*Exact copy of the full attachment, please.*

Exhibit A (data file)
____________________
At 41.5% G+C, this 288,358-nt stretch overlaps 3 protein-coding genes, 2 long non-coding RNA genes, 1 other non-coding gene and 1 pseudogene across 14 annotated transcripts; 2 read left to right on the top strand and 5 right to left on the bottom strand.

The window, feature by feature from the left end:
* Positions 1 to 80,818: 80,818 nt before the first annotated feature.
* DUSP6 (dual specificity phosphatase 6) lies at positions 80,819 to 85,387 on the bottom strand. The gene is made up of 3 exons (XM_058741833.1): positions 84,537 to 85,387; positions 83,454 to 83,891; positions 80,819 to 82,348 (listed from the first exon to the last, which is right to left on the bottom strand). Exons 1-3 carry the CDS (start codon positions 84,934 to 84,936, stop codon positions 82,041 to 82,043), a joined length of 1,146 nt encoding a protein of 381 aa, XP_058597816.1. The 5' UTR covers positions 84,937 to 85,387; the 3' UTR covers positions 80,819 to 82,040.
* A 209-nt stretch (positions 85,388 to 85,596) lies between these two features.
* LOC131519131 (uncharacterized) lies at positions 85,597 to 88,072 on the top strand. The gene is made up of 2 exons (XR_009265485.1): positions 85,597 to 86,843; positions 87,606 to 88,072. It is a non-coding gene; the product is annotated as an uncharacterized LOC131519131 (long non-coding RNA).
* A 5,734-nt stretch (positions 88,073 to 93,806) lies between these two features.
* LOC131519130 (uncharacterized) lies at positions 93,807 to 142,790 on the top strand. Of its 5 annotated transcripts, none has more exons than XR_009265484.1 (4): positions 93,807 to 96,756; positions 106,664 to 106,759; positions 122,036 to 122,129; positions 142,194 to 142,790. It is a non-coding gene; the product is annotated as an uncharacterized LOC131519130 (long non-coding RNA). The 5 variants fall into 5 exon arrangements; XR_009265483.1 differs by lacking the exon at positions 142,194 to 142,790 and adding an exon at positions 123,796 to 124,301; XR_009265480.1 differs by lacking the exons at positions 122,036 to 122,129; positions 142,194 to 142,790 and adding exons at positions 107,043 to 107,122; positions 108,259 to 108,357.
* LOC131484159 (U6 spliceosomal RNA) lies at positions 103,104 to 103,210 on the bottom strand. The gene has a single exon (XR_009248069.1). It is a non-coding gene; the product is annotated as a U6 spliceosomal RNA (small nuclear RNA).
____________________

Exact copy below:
At 41.5% G+C, this 288,358-nt stretch overlaps 3 protein-coding genes, 2 long non-coding RNA genes, 1 other non-coding gene and 1 pseudogene across 14 annotated transcripts; 2 read left to right on the top strand and 5 right to left on the bottom strand.

The window, feature by feature from the left end:
* Positions 1 to 80,818: 80,818 nt before the first annotated feature.
* DUSP6 (dual specificity phosphatase 6) lies at positions 80,819 to 85,387 on the bottom strand. The gene is made up of 3 exons (XM_058741833.1): positions 84,537 to 85,387; positions 83,454 to 83,891; positions 80,819 to 82,348 (listed from the first exon to the last, which is right to left on the bottom strand). Exons 1-3 carry the CDS (start codon positions 84,934 to 84,936, stop codon positions 82,041 to 82,043), a joined length of 1,146 nt encoding a protein of 381 aa, XP_058597816.1. The 5' UTR covers positions 84,937 to 85,387; the 3' UTR covers positions 80,819 to 82,040.
* A 209-nt stretch (positions 85,388 to 85,596) lies between these two features.
* LOC131519131 (uncharacterized) lies at positions 85,597 to 88,072 on the top strand. The gene is made up of 2 exons (XR_009265485.1): positions 85,597 to 86,843; positions 87,606 to 88,072. It is a non-coding gene; the product is annotated as an uncharacterized LOC131519131 (long non-coding RNA).
* A 5,734-nt stretch (positions 88,073 to 93,806) lies between these two features.
* LOC131519130 (uncharacterized) lies at positions 93,807 to 142,790 on the top strand. Of its 5 annotated transcripts, none has more exons than XR_009265484.1 (4): positions 93,807 to 96,756; positions 106,664 to 106,759; positions 122,036 to 122,129; positions 142,194 to 142,790. It is a non-coding gene; the product is annotated as an uncharacterized LOC131519130 (long non-coding RNA). The 5 variants fall into 5 exon arrangements; XR_009265483.1 differs by lacking the exon at positions 142,194 to 142,790 and adding an exon at positions 123,796 to 124,301; XR_009265480.1 differs by lacking the exons at positions 122,036 to 122,129; positions 142,194 to 142,790 and adding exons at positions 107,043 to 107,122; positions 108,259 to 108,357.
* LOC131484159 (U6 spliceosomal RNA) lies at positions 103,104 to 103,210 on the bottom strand. The gene has a single exon (XR_009248069.1). It is a non-coding gene; the product is annotated as a U6 spliceosomal RNA (small nuclear RNA).